Pet proofing your home will not just keep your furniture and items protected, but it will keep your foster pets safe and your stress levels low. Kittens and puppies tend to chew on anything they find, and hyperactive dogs can do far worse damage. Evaluate your space and determine what you’ll need to do to accommodate any new additions.

This may mean setting up a baby gate to off-limit areas, adding child-proof locks to cabinets, covering furniture with washable covers, dedicating an entire room to kittens or vulnerable animals or removing plants that are toxic to pets. 

What exercise & training regimens can you accommodate?

Not only are you putting a roof over an animal’s head, but you are caring for their health and, hopefully, setting them up for success on the adoption market! This means keeping them both physically and mentally healthy, which means providing them with plenty of good exercise and a healthy environment.

You may also need to work on good manners with dogs, so anticipate at least some level of training into their stay with you. Ask the foster shelter if there is anything that they may know already or any commands they need to work on. The dog will be healthier and smarter, and you will have a calmer and happier pet! It’s a win-win!

Can you accommodate an animal’s special needs?

Oftentimes, foster pets are animals that, for whatever reason, cannot stay at a shelter. This may be due to a contagious disease like fleas, respiratory issues, skin conditions or parasites that can infect other animals. 

The animal may also be pregnant, and the shelter may not be clean, safe or calm enough to keep the mother and babies happy and healthy. Animals may also be under- or over-weight and require special food and exercise regimens, or they may be recovering from surgery and need a quiet, clean place to recover. 

Finally, your foster pet may have some trauma or mental issues that can’t be properly treated in a shelter full of other animals.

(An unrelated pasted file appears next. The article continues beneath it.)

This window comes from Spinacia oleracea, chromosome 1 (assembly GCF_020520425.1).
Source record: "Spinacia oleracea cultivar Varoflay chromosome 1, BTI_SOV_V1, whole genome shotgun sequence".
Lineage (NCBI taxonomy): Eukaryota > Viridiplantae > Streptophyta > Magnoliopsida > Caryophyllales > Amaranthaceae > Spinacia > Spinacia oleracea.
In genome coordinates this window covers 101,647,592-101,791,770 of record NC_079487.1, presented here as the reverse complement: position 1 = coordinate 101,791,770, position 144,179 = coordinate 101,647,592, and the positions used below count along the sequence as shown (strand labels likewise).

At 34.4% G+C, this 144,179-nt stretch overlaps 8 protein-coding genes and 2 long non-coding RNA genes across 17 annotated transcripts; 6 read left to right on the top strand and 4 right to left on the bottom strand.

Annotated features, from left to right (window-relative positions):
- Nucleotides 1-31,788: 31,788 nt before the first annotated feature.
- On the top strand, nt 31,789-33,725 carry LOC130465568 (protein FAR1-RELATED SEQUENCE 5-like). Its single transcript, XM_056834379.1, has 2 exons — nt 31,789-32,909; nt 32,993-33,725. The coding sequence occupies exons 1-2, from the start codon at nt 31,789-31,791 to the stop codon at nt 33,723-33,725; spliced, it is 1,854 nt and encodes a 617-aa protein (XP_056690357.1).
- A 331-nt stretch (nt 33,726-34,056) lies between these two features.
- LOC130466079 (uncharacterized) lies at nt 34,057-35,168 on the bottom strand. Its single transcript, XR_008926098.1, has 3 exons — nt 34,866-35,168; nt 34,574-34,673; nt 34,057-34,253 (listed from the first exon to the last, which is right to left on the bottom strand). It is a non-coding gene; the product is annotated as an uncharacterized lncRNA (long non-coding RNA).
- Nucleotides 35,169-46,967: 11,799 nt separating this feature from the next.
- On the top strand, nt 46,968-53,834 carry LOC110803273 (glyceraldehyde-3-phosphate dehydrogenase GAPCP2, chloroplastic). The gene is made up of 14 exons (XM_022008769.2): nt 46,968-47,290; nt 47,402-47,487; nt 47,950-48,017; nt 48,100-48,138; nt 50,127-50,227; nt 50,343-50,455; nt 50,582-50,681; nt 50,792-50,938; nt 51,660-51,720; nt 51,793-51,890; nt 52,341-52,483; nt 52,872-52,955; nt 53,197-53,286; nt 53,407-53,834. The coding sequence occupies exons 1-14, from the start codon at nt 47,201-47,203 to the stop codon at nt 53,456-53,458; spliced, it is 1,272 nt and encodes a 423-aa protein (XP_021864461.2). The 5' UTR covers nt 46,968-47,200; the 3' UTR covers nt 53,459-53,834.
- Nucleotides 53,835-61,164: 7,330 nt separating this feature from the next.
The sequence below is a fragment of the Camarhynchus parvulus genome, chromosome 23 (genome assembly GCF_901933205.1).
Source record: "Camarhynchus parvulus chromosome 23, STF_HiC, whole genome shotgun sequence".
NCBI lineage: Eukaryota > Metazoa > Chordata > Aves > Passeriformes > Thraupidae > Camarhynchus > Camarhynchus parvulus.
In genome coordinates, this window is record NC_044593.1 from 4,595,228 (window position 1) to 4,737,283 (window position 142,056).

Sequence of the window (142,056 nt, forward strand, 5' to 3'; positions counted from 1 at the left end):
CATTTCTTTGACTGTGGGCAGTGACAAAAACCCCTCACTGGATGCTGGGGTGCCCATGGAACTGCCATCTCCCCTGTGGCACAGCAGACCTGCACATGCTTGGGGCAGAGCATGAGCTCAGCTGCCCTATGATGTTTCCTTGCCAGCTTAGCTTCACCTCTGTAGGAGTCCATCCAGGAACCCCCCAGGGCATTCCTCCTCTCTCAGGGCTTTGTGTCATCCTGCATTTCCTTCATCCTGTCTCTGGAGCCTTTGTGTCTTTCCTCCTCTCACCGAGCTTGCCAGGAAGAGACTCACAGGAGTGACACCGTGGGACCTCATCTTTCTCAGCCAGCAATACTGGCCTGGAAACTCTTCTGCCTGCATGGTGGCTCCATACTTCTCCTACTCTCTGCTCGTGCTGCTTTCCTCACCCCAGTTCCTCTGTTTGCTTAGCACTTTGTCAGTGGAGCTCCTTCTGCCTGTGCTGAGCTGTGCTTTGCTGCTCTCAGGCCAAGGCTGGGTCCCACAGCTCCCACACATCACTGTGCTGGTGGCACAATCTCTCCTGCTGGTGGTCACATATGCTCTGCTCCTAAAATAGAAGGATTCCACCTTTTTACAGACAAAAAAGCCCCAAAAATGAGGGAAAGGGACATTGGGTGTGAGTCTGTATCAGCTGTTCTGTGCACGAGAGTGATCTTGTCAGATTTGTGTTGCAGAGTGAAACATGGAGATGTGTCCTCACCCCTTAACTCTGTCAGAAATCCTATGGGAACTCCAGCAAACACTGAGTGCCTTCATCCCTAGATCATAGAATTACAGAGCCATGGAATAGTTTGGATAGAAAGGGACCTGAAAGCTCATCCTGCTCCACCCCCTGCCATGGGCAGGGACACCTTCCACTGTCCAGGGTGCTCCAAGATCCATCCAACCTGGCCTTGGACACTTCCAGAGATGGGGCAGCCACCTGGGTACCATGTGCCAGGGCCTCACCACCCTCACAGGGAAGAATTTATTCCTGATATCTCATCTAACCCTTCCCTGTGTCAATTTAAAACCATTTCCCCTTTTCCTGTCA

For the animal's health and the health of your pets, you need to be absolutely sure that you’re willing to care for an animal’s special needs before you take it in. This may mean hourly feedings, daily flea baths, weekly trips to the vet, bandage checks, tough exercise regimens or weeks’ worth of gaining a skittish dog’s trust. 

Bottom line, know what you’re getting into beforehand!

Can you handle the emotional side of fostering an animal?

At the end of the day, you’re taking in an animal with the hopes of finding it a forever home with someone else (if you don’t decide to adopt it yourself). This can be an incredibly emotional time for foster parents, especially young kids who may not understand why their new best friend has to leave. 

So the question, then, is not just whether you can take in an animal, but can you also let it go?

Make sure you and your family are fully prepared to do the work, put in the time and let go of your foster pet so that it gets the best life it could possibly get, wherever that may be.

Also, be aware that you’ll have to answer questions from friends, family and strangers all the time

“Yes, this is our dog, but no we aren't keeping them. He’s a foster! Would you like to adopt him?” 

“No, this isn’t the same cat we had last week. That one got adopted!”

“Yes, this puppy is up for adoption, and here are the details.” 

“Nope, this is our cat, you can’t have that one — but you can adopt this one!”

You get the picture. You’re a walking billboard, so promote your foster pet and your local foster program!

In the end

In the end, there’s a lot that will happen on your foster pet journey that you just can’t prepare for, but knowing a little about what goes into it will help you and your foster pet in the long run.

Ask your foster shelter plenty of questions about the foster animal process to really learn how they run things, and don’t be afraid to ask for help if you need any!

Good luck!

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Featured photo courtesy Pixabay/mariamza

Author of Article

Colleen Ford is a South African who now lives in Spokane, Washington. She loves to travel, camp (in warm weather) and bake.